A helpful way of looking at the Dayton Agreement is to imagine a patient who has suffered severe body trauma lying in a hospital bed. This patient needs to be held in traction with the aid of an elaborate system of support and girdles in such a way that it keeps the broken body in a unified state, but without any of their limbs actually touching each other.
Striving for Autonomy
Such is the state of Bosnia and Herzegovina as prescribed by the Dayton Accords. The country is divided into two entities: the Serb-dominated Republika Srpska, and the Federation of Bosnia and Herzegovina, which has a Bosniak and Croat majority. Serving as something of a buffer zone between these two is the self-governing administrative unit of Brčko.
Each entity has its own court system, including a supreme court, but overlaid on top of this is a national supreme court—a super-supreme court if you will—called the Court of Bosnia and Herzegovina, which has jurisdiction over both RS and the Federation of Bosnia and Herzegovina. There is also the Prosecutor’s Office of Bosnia and Herzegovina, which is charged with prosecuting war crimes going back to the Bosnian War.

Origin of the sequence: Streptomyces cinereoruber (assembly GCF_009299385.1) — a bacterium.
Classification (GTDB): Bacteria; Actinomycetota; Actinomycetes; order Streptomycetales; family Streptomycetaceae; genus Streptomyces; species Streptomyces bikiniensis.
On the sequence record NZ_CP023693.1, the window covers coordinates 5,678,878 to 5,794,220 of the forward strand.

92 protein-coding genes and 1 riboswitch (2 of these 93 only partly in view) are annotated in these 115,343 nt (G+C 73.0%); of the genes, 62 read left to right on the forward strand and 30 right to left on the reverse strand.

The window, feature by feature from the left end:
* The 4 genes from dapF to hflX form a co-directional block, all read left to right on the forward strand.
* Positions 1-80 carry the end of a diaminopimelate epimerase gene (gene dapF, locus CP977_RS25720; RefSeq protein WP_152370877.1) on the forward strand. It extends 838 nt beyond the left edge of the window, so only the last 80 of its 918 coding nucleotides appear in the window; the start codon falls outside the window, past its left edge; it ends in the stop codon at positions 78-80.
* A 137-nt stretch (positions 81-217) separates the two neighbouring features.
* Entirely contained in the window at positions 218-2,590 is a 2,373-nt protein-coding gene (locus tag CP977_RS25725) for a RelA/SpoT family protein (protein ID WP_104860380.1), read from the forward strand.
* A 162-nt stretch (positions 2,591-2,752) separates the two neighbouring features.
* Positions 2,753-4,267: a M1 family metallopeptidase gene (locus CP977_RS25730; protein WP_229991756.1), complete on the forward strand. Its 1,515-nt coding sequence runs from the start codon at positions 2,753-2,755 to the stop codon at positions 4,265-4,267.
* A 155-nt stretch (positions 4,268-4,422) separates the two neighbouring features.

It is the supremacy of the court and the Prosecutor’s Office over the courts of Republika Srpska that Dodik wants to put before a referendum slated for November 15. On the day, Bosnian Serbs will be asked to vote on whether they support the “anti-constitutional and unauthorized laws imposed by the High Representative of the international community, especially the laws imposed relating to the Court and the Prosecutor’s office of Bosnia and Herzegovina.” A no vote in November would add a veil of democratic legitimacy to Dodik’s desire to free RS from the oversight of the court, which he accuses of trammeling on the jurisdiction of RS’ courts, and the Prosecutor’s Office, which he claims disproportionately targets Serbs in its war crime investigations while letting Bosniak and Croat offenders off lightly.